We live in an age of fake news. The coin may have been coined by US President Donald Trump, who has plenty of detractors, but there’s no doubt that misinformation is being spread further and faster than it ever has before. As the old saying goes, a lie can travel around the world before the truth can get its boots on. Social media companies and communications providers have been under pressure from national governments to do something about the rapid spread of misinformation for some time, and now Twitter is taking steps to slow it down.
Twitter isn’t the first social media giant to attempt to stem the flow of made up stories or misleading headlines. Earlier this year, WhatsApp – which is owned by Facebook – introduced an upper limit on the number of times that a message could be forwarded from one person to another within its system. The new restriction, which was introduced in April, was designed to prevent poor medical advice being circulated between groups of friends, or introduced maliciously by one person and then passed on by people who were unaware of the malicious intent. Although the company is still gathering data about the effectiveness of the new limit, they’re upbeat about its chances of reducing the impact of fake news.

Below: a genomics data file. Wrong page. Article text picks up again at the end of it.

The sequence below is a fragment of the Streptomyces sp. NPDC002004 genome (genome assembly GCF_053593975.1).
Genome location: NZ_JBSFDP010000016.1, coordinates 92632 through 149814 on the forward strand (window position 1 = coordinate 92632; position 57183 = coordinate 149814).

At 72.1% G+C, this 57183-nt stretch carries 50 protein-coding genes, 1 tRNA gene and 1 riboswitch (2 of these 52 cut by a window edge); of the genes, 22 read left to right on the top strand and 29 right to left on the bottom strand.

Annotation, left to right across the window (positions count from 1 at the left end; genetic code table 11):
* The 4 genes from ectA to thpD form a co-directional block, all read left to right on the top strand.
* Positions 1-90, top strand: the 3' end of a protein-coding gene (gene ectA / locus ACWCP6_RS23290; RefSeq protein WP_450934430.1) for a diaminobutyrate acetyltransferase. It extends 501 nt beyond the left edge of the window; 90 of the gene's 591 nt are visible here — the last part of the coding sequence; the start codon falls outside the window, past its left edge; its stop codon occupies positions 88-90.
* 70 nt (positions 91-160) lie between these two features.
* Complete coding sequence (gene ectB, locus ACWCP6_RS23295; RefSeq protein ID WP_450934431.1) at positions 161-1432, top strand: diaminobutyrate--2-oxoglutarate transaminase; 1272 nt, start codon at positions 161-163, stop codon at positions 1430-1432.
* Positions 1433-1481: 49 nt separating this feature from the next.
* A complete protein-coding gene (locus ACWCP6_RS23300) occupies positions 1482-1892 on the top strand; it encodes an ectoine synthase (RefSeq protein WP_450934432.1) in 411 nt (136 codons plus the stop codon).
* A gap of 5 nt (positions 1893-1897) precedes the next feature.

While stopping messages from spreading too far unchecked on WhatsApp is one thing, doing the same thing on Twitter is quite another. WhatsApp is a closed forum, where messages can only be read by the user or users that they’re sent to. Twitter is a public forum, where a message can be read by all of the millions of users who take to the platform every day to share their news and views, and find out what the world is talking about. The fastest way that information spreads on Twitter is through Re-Tweets – and so that’s where the company is stepping in and asking users to think twice before hitting the button.
As many psychologists have observed in recent years, getting ‘likes’ and ‘Re-Tweets’ on social media can be addictive. It appeals to the same parts of our brains that are stimulated by playing online slots. Even the methodology is simple. The single-press required to Re-Tweet a post is the same as the single-press ‘spin’ button you’ll find at online slots websites. Just as we get a rush of endorphins when we win anything on an Online Slots UK – which is the reason we keep coming back to them – we get a rush of endorphins when our social media messages receive positive attention. If we get addicted to that feeling, we can become prone to Re-Tweeting things and reposting things to get those ‘likes’ even if we haven’t fully read the content of whatever it is we’re amplifying with our Re-Tweets.